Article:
More laurels for 'Dr Seagrass'
Prestigious Victoria Fellowship for marine ecologist Peter Macreadie.
Marine ecologist Dr Peter Macreadie has attracted laurels along his whole, short career – almost as prolifically as seagrass attracts carbon.
After only completing his PhD in 2010, Dr Macreadie has just been awarded a Victoria Fellowship delivered by veski. During his time at the University of Technology (Sydney), he was an ARC DECRA fellow, a finalist in the 2011 Eureka “Peoples’ Choice” award, a NSW Tall Poppy and a recipient of a UTS Vice-Chancellor’s Early Career Researcher Excellence Award - among other awards and fellowships.
Dr Macreadie became an Honorary Fellow in the School of Life and Environmental Sciences in January this year.
“The school has been fantastic in making me feel at home, with the Head of School, Prof Guang Shi, and Director of the Centre for Integrative Ecology, Prof Marcel Klaassen, particularly, being critical in setting me up at Deakin,” he said.
He also acknowledged Professor Rod Connolly (Griffith Uni) and Prof Geoff Wescott, from Deakin, for nominating him for the award.
Dr Peter Macreadie with his proud family - Microbiologist Prof Ian Macreadie, Mrs Jo Macreadie and sister, Ms Rachel Macreadie.
Dr Macreadie’s placement at Deakin marks a return to his home town, where he has spent many summers snorkelling and fishing in Port Phillip Bay - and developing his passion for all things marine.
He completed his PhD at the University of Melbourne, on “fish responses to seagrass habitat fragmentation” and has published 34 papers, spanning microbiology, geology, biochemistry, and marine ecology.
Deakin’s Deputy Vice-Chancellor (Research) Professor Lee Astheimer said she was delighted that Dr Macreadie has received a Victoria Fellowship.
“Dr Macreadie’s research promises to make a real difference to coastal management, marine conservation and our ability to adapt to climate change,” she said.
She added that the Victoria Fellowship demonstrates strong Government support for progressive marine and coastal research, which bodes well for the future.
The Victoria Fellowships were established by the Victorian Government in 1998 to "encourage innovation and the commercial application of research" among early career researchers. In 2012, the number of Fellowships was doubled, with up to 12 recipients each year.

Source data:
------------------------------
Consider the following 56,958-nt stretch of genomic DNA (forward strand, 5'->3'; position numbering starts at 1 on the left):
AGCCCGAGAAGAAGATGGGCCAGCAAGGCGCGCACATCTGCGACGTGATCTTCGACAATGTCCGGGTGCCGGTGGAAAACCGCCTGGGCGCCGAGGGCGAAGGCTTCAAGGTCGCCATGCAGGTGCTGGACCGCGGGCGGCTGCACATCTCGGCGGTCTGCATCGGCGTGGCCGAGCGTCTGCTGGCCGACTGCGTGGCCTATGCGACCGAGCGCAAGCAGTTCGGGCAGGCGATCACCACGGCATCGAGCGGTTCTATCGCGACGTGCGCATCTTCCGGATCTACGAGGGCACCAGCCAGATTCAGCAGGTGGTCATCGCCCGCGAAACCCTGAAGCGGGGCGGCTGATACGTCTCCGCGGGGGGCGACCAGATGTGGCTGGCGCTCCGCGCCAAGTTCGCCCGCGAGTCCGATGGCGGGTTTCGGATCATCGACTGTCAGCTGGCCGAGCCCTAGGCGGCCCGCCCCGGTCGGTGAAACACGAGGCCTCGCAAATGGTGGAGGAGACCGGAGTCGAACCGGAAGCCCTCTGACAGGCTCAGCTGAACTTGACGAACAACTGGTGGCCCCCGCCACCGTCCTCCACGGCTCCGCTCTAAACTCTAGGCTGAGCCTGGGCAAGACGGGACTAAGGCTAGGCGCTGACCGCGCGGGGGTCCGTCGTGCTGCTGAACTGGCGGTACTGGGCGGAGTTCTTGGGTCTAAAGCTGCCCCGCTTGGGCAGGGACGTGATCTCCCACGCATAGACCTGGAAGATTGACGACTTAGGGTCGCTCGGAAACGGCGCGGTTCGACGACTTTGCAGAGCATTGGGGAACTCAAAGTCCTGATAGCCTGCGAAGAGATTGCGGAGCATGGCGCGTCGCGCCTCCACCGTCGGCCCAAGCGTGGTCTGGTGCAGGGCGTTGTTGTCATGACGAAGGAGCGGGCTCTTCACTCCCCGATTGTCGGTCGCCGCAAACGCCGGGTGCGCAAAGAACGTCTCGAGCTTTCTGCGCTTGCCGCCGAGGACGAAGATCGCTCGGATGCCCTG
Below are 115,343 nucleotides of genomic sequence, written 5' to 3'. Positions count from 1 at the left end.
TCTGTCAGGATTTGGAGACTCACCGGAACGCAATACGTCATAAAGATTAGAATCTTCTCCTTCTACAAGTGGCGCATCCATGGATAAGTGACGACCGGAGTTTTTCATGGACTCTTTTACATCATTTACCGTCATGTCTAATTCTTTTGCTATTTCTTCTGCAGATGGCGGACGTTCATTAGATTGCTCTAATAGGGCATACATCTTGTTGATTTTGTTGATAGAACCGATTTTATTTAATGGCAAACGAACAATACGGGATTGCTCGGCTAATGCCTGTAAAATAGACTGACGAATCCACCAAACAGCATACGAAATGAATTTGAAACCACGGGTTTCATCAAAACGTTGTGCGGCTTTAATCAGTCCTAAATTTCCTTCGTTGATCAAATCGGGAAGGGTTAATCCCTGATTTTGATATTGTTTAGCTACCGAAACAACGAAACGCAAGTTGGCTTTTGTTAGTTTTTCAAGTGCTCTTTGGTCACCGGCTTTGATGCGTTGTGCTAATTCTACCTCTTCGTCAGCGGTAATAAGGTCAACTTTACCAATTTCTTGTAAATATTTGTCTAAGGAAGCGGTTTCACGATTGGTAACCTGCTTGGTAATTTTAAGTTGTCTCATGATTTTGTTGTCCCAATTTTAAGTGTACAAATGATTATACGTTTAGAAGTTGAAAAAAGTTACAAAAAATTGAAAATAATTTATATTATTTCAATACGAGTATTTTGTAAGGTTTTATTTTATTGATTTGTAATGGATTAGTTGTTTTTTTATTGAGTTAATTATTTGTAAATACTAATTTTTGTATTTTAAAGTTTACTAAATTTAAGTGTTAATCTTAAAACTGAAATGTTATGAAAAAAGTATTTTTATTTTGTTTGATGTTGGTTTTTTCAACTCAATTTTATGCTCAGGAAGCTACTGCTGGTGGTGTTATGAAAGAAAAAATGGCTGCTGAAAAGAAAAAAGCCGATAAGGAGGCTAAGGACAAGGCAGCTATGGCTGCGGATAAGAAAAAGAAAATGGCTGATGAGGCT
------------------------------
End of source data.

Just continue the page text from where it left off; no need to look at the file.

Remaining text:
The Fellowship will provide Dr Macreadie with a travel grant of up to $18,000 that will allow him to undertake more work on his “Greening the Grey” project, which aims to replace grey infrastructure with green along Victoria’s coastlines.
“This project will help us to replace grey infrastructure, such as seawalls, groins and breakwater systems, which degrade over time, with mangroves and plants that are self-regenerating, low maintenance and appreciate in value over time,” Dr Macreadie said.
He will use his travel grant to visit three of the world’s leading coastal research teams, which are all based in the USA.
“These marine centres, including the Smithsonian “Global Change Research Wetland,” can show us a way forward in wetland research. As part of my trip, I will scope out the feasibility of establishing a similar facility in Victoria,” he said.
“Green infrastructure is gaining momentum around the world, for reducing urban runoff, improving air, soil and water quality, climate adaptation, enhancing fisheries and coastal recreation, and for improving resilience to extreme weather events.”
Dr Macreadie - who is known to colleagues as “Dr Seagrass” - is especially passionate about seagrass, which can be found around the entire coast of Australia.
“Australian seagrass ecosystems are among the most powerful carbon sinks in the world,” he said. “There is estimated to be some 200,000-600,000 square kilometres of seagrass in the world, and around 100,000 kilometres of this exists along the Australian coastline.”
“In Port Phillip Bay we used to bulldoze seagrass because people didn’t like the look of it. It just wasn’t valued. Now we know how important it is for nutrient cycling, shoreline stabilisation, fisheries enhancement, and as a food source for iconic animals such as dugongs and turtles.”
“Even more importantly, seagrass has been storing carbon for millennia. If we start to lose it through degradation and dredging, there is potential for the leaking out of ancient carbon into the atmosphere.”
With such an informed and committed advocate for marine ecology as Peter Macreadie, Australians should feel that the future of our marine life and coastal habitats couldn’t be in safer hands.